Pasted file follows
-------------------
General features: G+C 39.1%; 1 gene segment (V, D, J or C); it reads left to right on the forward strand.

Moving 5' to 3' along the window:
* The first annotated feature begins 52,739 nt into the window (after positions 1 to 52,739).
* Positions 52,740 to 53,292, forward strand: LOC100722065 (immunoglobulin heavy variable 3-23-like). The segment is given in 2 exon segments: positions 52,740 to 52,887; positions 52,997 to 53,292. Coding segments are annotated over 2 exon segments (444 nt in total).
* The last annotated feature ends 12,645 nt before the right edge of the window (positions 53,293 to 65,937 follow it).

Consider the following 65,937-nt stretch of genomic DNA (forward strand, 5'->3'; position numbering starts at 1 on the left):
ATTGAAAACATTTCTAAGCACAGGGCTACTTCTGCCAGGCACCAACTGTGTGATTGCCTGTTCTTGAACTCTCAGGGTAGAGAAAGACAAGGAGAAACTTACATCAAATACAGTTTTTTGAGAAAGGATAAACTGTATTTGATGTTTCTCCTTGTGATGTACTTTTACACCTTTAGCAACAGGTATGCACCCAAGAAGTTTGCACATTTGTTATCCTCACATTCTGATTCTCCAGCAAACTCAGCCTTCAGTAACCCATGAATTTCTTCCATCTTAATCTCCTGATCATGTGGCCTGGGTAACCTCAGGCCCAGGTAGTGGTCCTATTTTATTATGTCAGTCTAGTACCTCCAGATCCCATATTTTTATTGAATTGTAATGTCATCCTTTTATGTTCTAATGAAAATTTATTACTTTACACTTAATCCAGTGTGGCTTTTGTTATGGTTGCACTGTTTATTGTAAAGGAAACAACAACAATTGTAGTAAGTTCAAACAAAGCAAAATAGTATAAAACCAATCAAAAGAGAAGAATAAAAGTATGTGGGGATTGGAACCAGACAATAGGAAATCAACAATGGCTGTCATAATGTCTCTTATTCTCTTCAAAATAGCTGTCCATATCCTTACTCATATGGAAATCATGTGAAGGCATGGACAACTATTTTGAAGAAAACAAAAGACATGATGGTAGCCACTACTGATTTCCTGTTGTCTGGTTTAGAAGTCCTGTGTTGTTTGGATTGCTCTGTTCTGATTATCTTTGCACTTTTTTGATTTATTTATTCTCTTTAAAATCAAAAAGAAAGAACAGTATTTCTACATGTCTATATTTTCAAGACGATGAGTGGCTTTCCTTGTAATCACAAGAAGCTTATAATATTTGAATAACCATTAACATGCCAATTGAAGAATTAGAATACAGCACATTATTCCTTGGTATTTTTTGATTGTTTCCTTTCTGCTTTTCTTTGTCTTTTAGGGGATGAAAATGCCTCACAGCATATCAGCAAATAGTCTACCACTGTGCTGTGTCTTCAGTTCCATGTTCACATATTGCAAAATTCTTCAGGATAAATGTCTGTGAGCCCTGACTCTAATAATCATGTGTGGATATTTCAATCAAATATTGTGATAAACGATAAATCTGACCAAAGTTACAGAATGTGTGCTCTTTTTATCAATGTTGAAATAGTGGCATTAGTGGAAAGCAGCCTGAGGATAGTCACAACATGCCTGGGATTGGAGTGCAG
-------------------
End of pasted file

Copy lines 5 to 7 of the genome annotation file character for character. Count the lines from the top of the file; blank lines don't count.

* The last annotated feature ends 12,645 nt before the right edge of the window (positions 53,293 to 65,937 follow it).

Consider the following 65,937-nt stretch of genomic DNA (forward strand, 5'->3'; position numbering starts at 1 on the left):
ATTGAAAACATTTCTAAGCACAGGGCTACTTCTGCCAGGCACCAACTGTGTGATTGCCTGTTCTTGAACTCTCAGGGTAGAGAAAGACAAGGAGAAACTTACATCAAATACAGTTTTTTGAGAAAGGATAAACTGTATTTGATGTTTCTCCTTGTGATGTACTTTTACACCTTTAGCAACAGGTATGCACCCAAGAAGTTTGCACATTTGTTATCCTCACATTCTGATTCTCCAGCAAACTCAGCCTTCAGTAACCCATGAATTTCTTCCATCTTAATCTCCTGATCATGTGGCCTGGGTAACCTCAGGCCCAGGTAGTGGTCCTATTTTATTATGTCAGTCTAGTACCTCCAGATCCCATATTTTTATTGAATTGTAATGTCATCCTTTTATGTTCTAATGAAAATTTATTACTTTACACTTAATCCAGTGTGGCTTTTGTTATGGTTGCACTGTTTATTGTAAAGGAAACAACAACAATTGTAGTAAGTTCAAACAAAGCAAAATAGTATAAAACCAATCAAAAGAGAAGAATAAAAGTATGTGGGGATTGGAACCAGACAATAGGAAATCAACAATGGCTGTCATAATGTCTCTTATTCTCTTCAAAATAGCTGTCCATATCCTTACTCATATGGAAATCATGTGAAGGCATGGACAACTATTTTGAAGAAAACAAAAGACATGATGGTAGCCACTACTGATTTCCTGTTGTCTGGTTTAGAAGTCCTGTGTTGTTTGGATTGCTCTGTTCTGATTATCTTTGCACTTTTTTGATTTATTTATTCTCTTTAAAATCAAAAAGAAAGAACAGTATTTCTACATGTCTATATTTTCAAGACGATGAGTGGCTTTCCTTGTAATCACAAGAAGCTTATAATATTTGAATAACCATTAACATGCCAATTGAAGAATTAGAATACAGCACATTATTCCTTGGTATTTTTTGATTGTTTCCTTTCTGCTTTTCTTTGTCTTTTAGGGGATGAAAATGCCTCACAGCATATCAGCAAATAGTCTACCACTGTGCTGTGTCTTCAGTTCCATGTTCACATATTGCAAAATTCTTCAGGATAAATGTCTGTGAGCCCTGACTCTAATAATCATGTGTGGATATTTCAATCAAATATTGTGATAAACGATAAATCTGACCAAAGTTACAGAATGTGTGCTCTTTTTATCAATGTTGAAATAGTGGCATTAGTGGAAAGCAGCCTGAGGATAGTCACAACATGCCTGGGATTGGAGTGCAG